Working with music doesn't have to mean a career as a performer. Ellen started violin lessons at school in Carlisle, and went on to become Leader of Cumbria Youth Orchestra before studying music at University.
Ellen is now a solicitor now working at Russells, a media and entertainment firm in London specialising in music. Their clients are mostly in the entertainment industries and include high profile music artists, song writers and record companies.
Before she retrained as a lawyer she worked at English National Opera (in charge of the music department, including the orchestra and chorus), Chandos Records and Opera North. She is a trustee of Orchestras Live, which promotes and supports orchestral music in under-served areas of England.
What instruments do you play?
How and when did you first become interested in music?
I have always loved music, not just classical. I was lucky that when I was at school in Carlisle everyone was given the opportunity to learn an instrument if they were able to pass certain aptitude/ability tests. I must have passed as I was offered violin lessons after a disastrous 1-week stint on the trumpet. I doubt that my family or neighbours appreciated me practising in the early years, but I did not care as loved playing the violin and thankfully kept going.
How did music help your career?
I cannot emphasise enough how much music has helped my career – I certainly would not be doing what I am doing now without it.
Playing in Cumbria Youth Orchestra (which I used to lead!) was a turning point for me – it was so exciting to play the same piece of music with people I would not have met otherwise who were all interested in the same thing. If I had not played in Cumbria Youth Orchestra, I would not have studied music at university and may not even have gone to university at all. I then studied as a post-graduate and got a job at Opera North in Leeds, which was absolutely brilliant. After a stint at Chandos Records I went back to work in opera at English National Opera where I worked for 9 years. Throughout my career I have worked with many talented people including conductors, singers and musicians, stage management and all the back stage/management teams that help put on fantastic performances of incredible music.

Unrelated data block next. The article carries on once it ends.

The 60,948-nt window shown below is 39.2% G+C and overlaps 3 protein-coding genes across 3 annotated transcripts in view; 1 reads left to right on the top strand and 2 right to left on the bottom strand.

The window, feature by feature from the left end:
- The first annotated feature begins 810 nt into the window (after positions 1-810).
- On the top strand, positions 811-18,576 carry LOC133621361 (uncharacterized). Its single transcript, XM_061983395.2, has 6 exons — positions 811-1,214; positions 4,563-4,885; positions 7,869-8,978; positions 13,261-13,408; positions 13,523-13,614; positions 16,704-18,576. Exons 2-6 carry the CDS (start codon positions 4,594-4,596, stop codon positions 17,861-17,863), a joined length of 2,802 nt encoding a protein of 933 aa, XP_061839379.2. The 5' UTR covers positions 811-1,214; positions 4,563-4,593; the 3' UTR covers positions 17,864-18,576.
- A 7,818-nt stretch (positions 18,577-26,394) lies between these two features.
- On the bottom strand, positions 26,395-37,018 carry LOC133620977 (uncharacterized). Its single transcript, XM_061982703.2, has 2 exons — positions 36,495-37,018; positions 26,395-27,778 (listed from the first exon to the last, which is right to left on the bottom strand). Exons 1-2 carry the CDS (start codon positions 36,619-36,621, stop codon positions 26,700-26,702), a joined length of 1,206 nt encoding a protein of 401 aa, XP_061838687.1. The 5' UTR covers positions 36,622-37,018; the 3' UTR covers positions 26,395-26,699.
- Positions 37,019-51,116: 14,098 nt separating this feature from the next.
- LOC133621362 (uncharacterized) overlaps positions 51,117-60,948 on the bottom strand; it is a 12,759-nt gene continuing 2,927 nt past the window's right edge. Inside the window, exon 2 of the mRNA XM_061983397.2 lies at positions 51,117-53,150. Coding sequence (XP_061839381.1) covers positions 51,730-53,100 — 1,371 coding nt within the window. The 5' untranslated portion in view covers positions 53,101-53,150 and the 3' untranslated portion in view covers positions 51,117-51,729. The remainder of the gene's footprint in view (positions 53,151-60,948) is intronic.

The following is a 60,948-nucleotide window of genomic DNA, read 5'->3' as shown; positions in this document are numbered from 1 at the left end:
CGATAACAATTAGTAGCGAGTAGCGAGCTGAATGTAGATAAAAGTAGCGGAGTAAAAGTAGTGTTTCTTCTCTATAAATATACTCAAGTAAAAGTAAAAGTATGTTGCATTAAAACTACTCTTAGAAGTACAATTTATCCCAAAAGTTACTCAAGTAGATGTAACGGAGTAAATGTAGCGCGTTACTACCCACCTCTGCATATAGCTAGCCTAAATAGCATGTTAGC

I am really lucky now to be able to combine my love and knowledge of music with my work as a lawyer at Russells. Playing music helps develop so many skills that can be transferred to any job, for example communication, coordination, discipline, memory and concentration skills. All of these are directly relevant to and have helped me in my legal career, whether when studying for my exams before I qualified or now preparing for court. Playing an instrument and being able to perform in public either as a soloist or with others also builds confidence – everyone gets nervous from time to time, but being able to overcome those nerves and carry on is a skill that is useful in any job.
What’s the best thing about being involved with music?
I have made so many good friends through my involvement in music and playing music with my friends is absolutely the best thing for me, particularly when it is a piece I love and everything clicks into place. I love playing in big orchestras but I also really enjoy playing quartets.
What’s your most memorable musical experience?
I have so many memorable musical experiences. My first concert leading Cumbria Youth Orchestra is one – we played Tchaikovsky’s Fourth Symphony with Jonathan Del Mar conducting. Also playing Turangalila Symphony by Messaien with the Northern Junior Philharmonic Orchestra – we did a performance in Snape Maltings which at the time seemed like another country.
I lead Covent Garden Chamber Orchestra in London and we have played some really great concerts with excellent conductors. I played Mozart’s Sinfonia Concertante a couple of years ago.
I also organise and play in large-scale orchestral weekends in the Chilterns, including playing all of Mahler’s symphonies (including No. 8) and Das Lied von der Erde, Strauss’s Ein Heldenleben, Puccini’s Tosca and Messiaen’s Quartet for the End of Time.
Do you have any other interests?
When I am not at work, music occupies the majority of my time, but I swim regularly and read when I can.
What are your top tips for young musicians?
Don’t give up! I nearly did because that was what my school friends were doing, but thankfully my teacher persuaded my parents that I should stick at it. However hard it may be to practise, the benefits of playing are worth every single drop of blood, sweat and tears.